The formation of the epicardium was investigated in the mouse embryo using scanning electron microscopy (SEM) in order to establish a three-dimensional perspective concerning epicardial development in mammals. The epicardium first appears as aggregates of cells scattered on the caudal surface of the ventricle and atria where these regions face the septum transversum in a 9-day-old embryo. These aggregated cells seem to have originated from the mesothelial projections extending from the surface of the septum transversum. Then, the cells of each aggregate flatten, subsequently fusing with each other to form a continuous sheet of epicardium. The fusion of aggregates proceeds in a cranial direction. Finally, the bulbus cordis and truncus arteriosus become invested by migrating cells at the cranial end of the epicardial sheet about 11 days after fertilization. The present observations are discussed in comparison with those made previously in avian embryos.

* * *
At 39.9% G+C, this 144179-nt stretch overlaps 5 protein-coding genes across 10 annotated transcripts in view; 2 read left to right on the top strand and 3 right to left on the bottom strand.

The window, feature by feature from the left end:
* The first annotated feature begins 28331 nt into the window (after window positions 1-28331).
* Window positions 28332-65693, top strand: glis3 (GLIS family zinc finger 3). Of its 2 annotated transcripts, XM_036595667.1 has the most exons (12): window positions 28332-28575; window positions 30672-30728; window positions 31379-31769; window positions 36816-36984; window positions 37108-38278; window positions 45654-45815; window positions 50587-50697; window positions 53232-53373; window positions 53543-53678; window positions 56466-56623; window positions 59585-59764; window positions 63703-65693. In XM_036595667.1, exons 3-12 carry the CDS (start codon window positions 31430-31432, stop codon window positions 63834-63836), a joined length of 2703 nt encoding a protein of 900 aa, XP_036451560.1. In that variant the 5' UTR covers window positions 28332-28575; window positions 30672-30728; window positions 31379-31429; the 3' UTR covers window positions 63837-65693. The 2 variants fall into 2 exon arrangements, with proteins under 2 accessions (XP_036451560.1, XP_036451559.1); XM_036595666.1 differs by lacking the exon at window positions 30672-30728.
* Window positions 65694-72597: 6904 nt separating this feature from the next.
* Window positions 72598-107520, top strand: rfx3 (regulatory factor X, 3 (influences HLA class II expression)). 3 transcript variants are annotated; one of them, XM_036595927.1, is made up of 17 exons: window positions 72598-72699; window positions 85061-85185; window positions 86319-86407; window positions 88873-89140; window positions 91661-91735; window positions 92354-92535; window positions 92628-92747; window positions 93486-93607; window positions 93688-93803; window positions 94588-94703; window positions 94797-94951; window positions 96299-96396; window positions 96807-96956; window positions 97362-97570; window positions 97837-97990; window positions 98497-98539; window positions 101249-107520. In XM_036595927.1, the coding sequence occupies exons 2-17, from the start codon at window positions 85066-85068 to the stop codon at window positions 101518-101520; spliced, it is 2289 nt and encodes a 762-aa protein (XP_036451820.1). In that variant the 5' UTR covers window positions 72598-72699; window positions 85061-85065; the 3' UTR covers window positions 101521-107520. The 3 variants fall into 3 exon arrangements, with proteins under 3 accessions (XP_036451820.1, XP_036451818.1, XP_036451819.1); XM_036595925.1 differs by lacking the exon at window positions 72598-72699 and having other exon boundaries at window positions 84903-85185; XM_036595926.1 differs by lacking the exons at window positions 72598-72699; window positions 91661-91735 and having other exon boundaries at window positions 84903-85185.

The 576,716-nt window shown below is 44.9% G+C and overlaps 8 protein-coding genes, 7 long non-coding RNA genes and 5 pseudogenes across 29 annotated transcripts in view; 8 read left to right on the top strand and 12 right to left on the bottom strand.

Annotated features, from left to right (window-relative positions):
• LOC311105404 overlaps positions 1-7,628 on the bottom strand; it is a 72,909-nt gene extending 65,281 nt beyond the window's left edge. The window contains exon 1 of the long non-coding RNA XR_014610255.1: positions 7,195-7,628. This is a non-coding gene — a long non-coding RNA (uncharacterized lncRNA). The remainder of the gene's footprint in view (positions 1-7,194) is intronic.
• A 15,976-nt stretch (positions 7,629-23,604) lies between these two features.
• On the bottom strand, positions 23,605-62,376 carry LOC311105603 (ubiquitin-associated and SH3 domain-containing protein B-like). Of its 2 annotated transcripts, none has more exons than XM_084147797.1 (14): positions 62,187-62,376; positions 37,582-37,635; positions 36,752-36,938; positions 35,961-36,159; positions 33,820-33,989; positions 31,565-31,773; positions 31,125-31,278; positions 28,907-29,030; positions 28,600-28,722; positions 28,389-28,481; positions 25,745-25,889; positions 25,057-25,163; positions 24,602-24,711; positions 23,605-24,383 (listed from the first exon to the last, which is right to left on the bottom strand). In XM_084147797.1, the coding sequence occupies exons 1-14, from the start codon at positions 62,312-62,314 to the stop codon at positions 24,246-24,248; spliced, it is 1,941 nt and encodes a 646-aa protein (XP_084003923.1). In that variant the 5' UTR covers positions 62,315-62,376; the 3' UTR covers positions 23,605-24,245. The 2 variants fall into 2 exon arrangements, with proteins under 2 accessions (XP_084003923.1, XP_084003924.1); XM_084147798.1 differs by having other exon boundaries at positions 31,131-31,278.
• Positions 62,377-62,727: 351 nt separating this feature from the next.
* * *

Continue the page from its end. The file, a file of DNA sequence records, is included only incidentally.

EpicardiumDevelopmentHeartMouse embryoScanning electron microscopy